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Mary Adelia McLeod, first female diocesan bishop in the history of The Episcopal Church dies at 84

Mary Adelia McLeod, the first woman to become a diocesan bishop in The Episcopal Church, has died at her home in Charleston, West Virginia, on Wednesday at the age of 84.

Although McLeod was the third woman to be consecrated a bishop in the mainline Protestant denomination, she was the first female bishop who specifically led a diocese.

The Episcopal Diocese of Vermont, the regional body that McLeod was elected in 1993 to lead, announced her death on Wednesday.

Bishop Shannon MacVean-Brown, the head of the Vermont Diocese and the first black woman to hold the leadership position, said in the announcement that McLeod “was always encouraging to me.”

“I’m trying my best to continue her work of empowering and supporting lay ministry, promoting inclusion, strengthening our stewardship, improving transparency around our financial resources, and encouraging the ministry of women,” said MacVean-Brown.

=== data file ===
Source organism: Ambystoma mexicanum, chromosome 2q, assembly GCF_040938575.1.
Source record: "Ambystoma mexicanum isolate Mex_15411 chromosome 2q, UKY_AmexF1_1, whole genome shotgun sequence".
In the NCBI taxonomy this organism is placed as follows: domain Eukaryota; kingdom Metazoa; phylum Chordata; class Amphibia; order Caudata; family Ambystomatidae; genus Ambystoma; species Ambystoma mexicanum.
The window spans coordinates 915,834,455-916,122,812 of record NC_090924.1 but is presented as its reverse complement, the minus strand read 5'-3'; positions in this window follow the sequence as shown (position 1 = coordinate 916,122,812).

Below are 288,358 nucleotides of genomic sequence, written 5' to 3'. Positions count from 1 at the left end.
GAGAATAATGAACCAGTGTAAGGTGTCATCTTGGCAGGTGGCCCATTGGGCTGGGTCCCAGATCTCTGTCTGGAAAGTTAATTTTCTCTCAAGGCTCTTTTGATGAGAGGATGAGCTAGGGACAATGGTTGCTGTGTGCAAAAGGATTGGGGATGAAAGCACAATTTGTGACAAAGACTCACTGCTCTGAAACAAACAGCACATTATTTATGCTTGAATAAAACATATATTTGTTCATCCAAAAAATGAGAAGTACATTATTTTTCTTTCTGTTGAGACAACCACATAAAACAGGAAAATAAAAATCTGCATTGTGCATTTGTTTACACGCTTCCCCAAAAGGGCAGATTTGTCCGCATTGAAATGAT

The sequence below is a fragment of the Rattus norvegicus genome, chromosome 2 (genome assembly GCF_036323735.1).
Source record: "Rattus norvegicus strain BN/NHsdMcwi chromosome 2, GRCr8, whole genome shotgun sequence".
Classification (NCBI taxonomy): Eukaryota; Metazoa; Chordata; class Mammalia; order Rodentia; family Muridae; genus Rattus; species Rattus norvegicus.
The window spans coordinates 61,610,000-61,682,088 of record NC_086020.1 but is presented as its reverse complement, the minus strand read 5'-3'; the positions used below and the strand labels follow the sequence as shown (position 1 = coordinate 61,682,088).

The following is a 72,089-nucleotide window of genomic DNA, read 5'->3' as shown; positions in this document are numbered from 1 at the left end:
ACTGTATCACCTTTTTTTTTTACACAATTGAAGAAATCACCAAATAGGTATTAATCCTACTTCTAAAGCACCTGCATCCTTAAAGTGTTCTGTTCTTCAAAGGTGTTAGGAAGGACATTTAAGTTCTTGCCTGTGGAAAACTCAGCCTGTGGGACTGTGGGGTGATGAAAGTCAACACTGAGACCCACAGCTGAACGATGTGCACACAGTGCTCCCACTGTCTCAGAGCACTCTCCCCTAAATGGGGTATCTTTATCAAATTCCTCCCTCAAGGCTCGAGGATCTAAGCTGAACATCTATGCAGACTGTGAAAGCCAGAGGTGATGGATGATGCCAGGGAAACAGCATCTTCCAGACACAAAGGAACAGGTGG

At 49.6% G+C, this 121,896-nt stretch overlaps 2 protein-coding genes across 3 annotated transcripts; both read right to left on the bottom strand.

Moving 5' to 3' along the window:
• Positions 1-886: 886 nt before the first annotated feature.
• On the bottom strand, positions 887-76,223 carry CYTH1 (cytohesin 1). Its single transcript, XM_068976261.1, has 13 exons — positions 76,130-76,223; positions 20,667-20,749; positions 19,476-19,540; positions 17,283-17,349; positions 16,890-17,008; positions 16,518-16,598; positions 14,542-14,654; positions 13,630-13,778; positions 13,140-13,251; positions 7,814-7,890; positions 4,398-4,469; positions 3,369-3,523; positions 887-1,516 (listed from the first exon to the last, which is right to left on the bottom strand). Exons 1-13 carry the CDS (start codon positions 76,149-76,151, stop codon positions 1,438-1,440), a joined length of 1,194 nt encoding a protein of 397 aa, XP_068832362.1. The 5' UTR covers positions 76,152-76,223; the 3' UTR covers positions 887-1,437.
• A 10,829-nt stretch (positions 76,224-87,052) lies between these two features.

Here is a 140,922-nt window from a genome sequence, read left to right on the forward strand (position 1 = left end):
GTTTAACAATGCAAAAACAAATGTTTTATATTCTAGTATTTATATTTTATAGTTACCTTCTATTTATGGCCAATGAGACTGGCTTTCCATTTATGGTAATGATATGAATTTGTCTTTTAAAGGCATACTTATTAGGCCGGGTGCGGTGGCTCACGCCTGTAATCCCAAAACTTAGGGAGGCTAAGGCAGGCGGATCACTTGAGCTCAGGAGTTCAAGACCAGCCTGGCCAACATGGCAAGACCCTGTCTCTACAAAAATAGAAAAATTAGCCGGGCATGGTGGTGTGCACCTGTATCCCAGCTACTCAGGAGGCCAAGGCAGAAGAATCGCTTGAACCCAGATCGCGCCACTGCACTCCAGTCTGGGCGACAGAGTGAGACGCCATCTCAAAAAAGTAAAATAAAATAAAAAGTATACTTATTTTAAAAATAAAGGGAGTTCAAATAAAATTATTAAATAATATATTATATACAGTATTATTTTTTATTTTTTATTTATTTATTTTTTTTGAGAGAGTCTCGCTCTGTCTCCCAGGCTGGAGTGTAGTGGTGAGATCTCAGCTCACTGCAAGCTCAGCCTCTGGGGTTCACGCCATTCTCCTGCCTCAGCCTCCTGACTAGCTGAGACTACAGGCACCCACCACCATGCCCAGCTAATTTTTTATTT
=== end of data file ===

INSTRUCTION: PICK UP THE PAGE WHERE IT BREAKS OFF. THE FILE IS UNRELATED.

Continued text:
Born in Birmingham, Alabama, in 1938, McLeod later graduated from the University of Alabama with a degree in history.

Along with her husband, Henry McLeod III, she entered the Episcopal seminary at the University of the South in Sewanee, Tennessee, graduating in 1980 and becoming the first woman from Alabama to be ordained in The Episcopal Church.

She would serve at St. Timothy’s Church in Athens, Alabama, and St. John’s Church, Charleston, West Virginia, and was an archdeacon in the Episcopal Diocese of West Virginia.

In 1993, McLeod was elected bishop of the Vermont Diocese, becoming only the second woman in the entire global Anglican Communion to head a diocese as bishop.

The first was the Rt. Rev. Penelope Jamieson, who had been elected bishop of the Anglican Diocese of Dunedin, a regional body of the Anglican Church of New Zealand, in 1989. Read more …

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